If Cuszco was the seat of power in the Inca Empire, then Ollantaytambo in the Sacred Valley was the site of the Royal estates which provided a respite from the official functions of State.  The entire site of Ollantaytambo was the royal estate of the Inca Pachacuteq. This accounts for the quality of the construction and stonework in the site and for the scale of the ceremonial structures there.

The entire complex of Ollantaytambo is very extensive. It includes the palace and temple area, the town, quarries for the large stones, storehouses for food, irrigation, terraces, defensive structures. The town itself is an example of Inca town planning in the layout of the Cancha residential squares. 
The sequence leading up to the Temple Sector begins at the foot of the central stairs in the plaza. The observer is dwarfed by the massive terraces that fill the ravine. At the top of the sixth terrace the path moves to the left and the observer ascends along the edge of the terraces. The space has closed around the observer by now and one begins to experience the space on a more intimate and less massive scale. Ascending further the observer turns a tight corner while climbing stairs and tops out on the level of the Unfinished Gate and the Wall of Ten Niches. The door of the Gate is a unique double-jam style but since we do not know where it was intended to lead, or its purpose, we can only guess at its significance. Following the terrace past the Gate leads to the Wall of Ten Niches. This was likely a finished room at one time but now only one door and the wall remain. Click here to see a Quicktime movie of the Unfinished Gate and the Wall of Ten Niches.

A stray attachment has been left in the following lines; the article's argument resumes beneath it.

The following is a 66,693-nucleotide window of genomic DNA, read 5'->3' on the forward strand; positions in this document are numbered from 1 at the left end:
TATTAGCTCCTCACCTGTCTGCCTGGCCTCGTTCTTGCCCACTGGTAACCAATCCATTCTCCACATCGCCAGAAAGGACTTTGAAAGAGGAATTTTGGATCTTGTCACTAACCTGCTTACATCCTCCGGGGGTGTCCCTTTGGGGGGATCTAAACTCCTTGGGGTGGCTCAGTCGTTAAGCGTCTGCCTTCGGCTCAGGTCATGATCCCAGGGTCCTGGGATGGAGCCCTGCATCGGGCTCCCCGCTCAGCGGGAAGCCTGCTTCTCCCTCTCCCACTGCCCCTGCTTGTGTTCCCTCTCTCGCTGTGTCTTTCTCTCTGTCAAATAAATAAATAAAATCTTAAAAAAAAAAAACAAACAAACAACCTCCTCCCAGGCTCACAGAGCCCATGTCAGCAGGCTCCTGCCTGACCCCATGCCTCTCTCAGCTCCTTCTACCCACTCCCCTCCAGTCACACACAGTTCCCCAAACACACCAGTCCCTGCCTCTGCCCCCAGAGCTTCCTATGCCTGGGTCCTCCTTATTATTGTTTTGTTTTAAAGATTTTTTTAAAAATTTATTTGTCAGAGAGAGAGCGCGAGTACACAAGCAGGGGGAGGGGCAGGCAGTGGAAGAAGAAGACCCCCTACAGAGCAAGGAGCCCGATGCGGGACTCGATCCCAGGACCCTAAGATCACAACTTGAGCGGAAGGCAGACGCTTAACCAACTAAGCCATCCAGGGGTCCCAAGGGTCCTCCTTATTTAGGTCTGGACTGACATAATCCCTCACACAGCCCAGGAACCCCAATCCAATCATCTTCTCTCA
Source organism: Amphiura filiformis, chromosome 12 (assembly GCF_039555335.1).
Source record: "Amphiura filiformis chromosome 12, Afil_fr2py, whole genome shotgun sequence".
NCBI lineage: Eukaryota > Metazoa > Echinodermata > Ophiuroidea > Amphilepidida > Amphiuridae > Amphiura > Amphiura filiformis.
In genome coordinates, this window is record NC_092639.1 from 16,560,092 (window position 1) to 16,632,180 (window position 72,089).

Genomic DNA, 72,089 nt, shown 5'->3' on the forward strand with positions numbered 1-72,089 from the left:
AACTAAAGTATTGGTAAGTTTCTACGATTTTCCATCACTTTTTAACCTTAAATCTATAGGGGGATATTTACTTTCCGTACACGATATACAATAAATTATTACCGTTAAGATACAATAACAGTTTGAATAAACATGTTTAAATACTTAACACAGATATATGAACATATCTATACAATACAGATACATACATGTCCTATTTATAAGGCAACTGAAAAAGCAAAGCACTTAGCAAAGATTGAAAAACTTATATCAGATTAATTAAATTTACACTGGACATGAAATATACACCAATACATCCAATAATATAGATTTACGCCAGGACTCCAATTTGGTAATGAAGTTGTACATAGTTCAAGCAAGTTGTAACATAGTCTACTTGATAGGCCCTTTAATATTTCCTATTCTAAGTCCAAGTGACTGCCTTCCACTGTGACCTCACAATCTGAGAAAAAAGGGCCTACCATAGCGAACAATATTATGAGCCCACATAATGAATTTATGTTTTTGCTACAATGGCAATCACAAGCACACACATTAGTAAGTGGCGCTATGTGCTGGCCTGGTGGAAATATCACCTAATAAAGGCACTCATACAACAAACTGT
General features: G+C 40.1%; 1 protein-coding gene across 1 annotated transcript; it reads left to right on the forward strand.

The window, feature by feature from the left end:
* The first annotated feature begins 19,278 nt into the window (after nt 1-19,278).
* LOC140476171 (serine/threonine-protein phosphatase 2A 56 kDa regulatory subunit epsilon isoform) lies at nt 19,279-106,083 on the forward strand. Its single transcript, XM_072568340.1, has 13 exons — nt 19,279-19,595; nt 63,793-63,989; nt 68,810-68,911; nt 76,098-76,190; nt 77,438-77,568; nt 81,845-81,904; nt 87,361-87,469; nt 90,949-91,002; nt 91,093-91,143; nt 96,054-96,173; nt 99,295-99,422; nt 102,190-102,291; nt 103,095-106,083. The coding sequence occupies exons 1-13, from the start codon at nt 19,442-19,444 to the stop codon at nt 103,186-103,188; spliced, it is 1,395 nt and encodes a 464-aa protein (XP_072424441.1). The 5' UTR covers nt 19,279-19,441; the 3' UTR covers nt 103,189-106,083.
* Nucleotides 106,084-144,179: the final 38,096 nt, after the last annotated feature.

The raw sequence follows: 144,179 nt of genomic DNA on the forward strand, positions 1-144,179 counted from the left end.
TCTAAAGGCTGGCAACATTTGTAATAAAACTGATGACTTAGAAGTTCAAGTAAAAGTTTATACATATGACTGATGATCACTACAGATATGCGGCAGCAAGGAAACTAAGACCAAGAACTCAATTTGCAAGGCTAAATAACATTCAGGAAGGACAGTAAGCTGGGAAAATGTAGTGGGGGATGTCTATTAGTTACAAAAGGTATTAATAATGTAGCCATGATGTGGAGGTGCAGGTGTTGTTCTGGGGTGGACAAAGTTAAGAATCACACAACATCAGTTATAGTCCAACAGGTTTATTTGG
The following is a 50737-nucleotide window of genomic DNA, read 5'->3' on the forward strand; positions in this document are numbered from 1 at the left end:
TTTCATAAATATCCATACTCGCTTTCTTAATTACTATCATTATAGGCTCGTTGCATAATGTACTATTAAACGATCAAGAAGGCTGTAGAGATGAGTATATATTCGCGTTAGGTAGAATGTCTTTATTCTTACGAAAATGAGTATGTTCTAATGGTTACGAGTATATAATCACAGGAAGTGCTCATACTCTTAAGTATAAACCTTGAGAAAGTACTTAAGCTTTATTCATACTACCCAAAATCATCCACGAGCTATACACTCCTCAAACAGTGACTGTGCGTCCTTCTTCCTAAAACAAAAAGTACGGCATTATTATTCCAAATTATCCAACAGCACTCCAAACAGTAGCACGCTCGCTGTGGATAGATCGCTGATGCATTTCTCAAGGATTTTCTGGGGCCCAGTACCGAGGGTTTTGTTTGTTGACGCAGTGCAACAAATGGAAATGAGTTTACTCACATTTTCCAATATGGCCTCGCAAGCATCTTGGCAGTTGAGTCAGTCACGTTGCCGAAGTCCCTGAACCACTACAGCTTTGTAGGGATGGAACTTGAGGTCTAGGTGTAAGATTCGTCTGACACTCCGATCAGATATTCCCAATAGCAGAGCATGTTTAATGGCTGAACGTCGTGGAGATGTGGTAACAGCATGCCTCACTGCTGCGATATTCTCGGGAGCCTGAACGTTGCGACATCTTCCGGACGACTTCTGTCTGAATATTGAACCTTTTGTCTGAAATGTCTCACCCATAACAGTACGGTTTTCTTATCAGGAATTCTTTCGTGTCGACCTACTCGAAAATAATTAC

Sacred Valley 2


Machu Picchu